Our vision is to provide a programme that exposes all of our boys to leadership opportunities at every level. We want the boys to be constantly challenged by teachers and their peers. Our principles and practices are aligned with the school’s educational mission and vision, so all of the planned activities revolve around what is best for our boys.
We have a holistic developmental approach, with a theme of LEARN GROW LEAD. We have identified four broad themes aligned to our boys’ progress through the grades. The theme in Grade 8 is for every learner to start a journey of self-discovery, to understand his character strengths and weaknesses, as well as his traits and abilities. This helps each boy to grow in self-confidence and become more self-motivated and aware of his potential. We believe this is the key to understanding and relating to others (our second theme, in Grade 9) and eventually how groups function (our third theme, in Grade 10). Our fourth developmental theme (in Grade 11) focuses on looking outward, specifically at the competencies that are required in the workplace beyond school.
Staged leadership development takes place at every grade level. Our Grade 8 boys have a dedicated leadership day run by Lead4life in the first week of term. In Grade 9, our service provider is Venture Forth and our boys experience a 10-day mountain adventure, ‘The Journey’. Our Grade 10 boys have a ‘Social Literacy’ conversation at Newlands Cricket Ground. Our Grade 11 boys ‘celebrate excellence’ in a leadership day at Kelvin Grove, where prominent Old Boys share their success stories.
The Bosch Journey
The Grade 9s of 2013 undertook the inaugural Rondebosch Journey, which is a compulsory, whole grade, 10-day adventure that operates on both a physical and emotional level. The focus is on developing responsibility, leadership, co-operation, conflict resolution, tolerance and consideration of others – and the ability to stand firm in times of adversity.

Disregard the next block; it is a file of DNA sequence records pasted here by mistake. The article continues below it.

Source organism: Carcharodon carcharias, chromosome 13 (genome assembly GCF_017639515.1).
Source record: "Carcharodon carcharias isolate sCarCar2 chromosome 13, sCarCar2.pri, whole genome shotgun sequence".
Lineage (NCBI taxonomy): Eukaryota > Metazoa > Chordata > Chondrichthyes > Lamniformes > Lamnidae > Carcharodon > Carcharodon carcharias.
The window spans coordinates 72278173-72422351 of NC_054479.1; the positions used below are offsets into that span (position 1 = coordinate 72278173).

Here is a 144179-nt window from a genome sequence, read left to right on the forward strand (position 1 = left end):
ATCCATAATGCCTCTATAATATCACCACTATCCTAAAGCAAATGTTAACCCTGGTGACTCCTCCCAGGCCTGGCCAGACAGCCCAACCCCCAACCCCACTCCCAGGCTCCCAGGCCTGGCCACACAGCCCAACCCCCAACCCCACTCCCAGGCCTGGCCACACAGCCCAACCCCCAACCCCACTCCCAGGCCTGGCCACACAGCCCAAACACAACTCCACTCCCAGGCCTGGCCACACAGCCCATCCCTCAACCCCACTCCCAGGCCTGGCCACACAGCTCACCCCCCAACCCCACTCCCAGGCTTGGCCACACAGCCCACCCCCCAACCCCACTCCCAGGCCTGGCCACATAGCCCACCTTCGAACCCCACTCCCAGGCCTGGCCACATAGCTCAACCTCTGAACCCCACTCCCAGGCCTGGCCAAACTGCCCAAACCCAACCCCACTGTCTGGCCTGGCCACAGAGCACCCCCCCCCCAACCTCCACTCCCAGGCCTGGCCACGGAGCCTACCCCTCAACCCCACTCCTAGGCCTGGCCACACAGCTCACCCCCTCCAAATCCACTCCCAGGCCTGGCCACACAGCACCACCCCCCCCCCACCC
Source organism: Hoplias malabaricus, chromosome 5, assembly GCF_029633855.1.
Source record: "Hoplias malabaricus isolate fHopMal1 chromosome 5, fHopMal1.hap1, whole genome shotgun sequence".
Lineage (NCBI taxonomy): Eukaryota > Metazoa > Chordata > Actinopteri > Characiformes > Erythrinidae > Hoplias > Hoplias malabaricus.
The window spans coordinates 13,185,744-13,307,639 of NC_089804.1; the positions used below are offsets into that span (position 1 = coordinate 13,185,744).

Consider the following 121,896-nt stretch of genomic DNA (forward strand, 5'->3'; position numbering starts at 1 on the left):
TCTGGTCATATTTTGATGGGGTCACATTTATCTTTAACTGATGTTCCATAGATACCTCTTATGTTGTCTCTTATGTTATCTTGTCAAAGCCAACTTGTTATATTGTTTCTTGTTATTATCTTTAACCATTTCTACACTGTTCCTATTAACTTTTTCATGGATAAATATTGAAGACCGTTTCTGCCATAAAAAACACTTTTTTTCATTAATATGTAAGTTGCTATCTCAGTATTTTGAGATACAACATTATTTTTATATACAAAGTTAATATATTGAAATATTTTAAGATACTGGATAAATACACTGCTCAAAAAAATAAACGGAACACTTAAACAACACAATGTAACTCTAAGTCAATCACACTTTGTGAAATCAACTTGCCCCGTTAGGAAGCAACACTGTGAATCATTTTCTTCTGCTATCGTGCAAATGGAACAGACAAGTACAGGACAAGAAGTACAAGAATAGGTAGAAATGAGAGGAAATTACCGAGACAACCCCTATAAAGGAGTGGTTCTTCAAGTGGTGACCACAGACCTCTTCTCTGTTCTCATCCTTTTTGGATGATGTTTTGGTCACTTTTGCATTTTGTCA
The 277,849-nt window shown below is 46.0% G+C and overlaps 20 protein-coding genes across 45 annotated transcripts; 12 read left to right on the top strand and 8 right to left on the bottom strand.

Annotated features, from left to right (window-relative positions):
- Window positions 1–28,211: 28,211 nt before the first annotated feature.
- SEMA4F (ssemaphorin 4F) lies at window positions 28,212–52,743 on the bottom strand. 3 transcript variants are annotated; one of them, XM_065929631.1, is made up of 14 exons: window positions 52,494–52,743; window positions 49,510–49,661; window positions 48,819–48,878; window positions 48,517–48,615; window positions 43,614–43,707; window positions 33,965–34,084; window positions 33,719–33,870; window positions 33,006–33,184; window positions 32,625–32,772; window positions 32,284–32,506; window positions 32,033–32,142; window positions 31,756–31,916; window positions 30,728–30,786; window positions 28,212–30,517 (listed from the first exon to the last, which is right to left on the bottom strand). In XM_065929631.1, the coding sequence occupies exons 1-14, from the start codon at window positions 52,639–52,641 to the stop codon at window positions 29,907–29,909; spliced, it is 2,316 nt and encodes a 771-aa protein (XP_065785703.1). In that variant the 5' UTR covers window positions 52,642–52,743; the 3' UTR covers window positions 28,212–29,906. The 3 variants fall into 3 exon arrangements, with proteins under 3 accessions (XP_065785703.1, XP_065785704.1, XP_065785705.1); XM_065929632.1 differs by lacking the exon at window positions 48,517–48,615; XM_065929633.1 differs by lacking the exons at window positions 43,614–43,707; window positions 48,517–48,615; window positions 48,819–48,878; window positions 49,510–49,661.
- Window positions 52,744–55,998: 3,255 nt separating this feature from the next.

In the transition from boy to young man there needs to be certain fundamental character-building phases. The Journey mimics these phases and thus becomes part of the transitional process. This happens through the separation from the parents and home. It happens through meeting the physical challenges and the lessons in outdoor skills, natural history, communication, teamwork and leadership, and the resultant self-reflection and self-understanding acquired. Transformation is also achieved through the return process that happens at the end of the Journey. This is carried back to the school during the re-integration with school, parents and family life.
The Journey is about the boys living and working in a small community, in an outdoor environment, away from the traditional comforts of everyday life. It is regarded as a rite of passage at school – it falls into that critical stage of development where our boys experience a strong need for acceptance and are trying to establish their place within a group.
The Journey aims to:
- Provide experiences that will help to equip boys with the skills that allow them to make life decisions to cope in an ever-changing world.
- Develop the boys’ leadership skills. In some cases, it offers an opportunity to learn fundamental skills of independence, cooking my own meals, cleaning my own utensils, testing my ability to make decisions and act without my parents’ advice and
- Develop each boy in relation to himself, his community and the environment.
The Journey has a real impact on school life because the whole grade is involved and bond through their shared experiences. We hope that you share our excitement in this initiative; one that we believe will be a powerful character changing experience.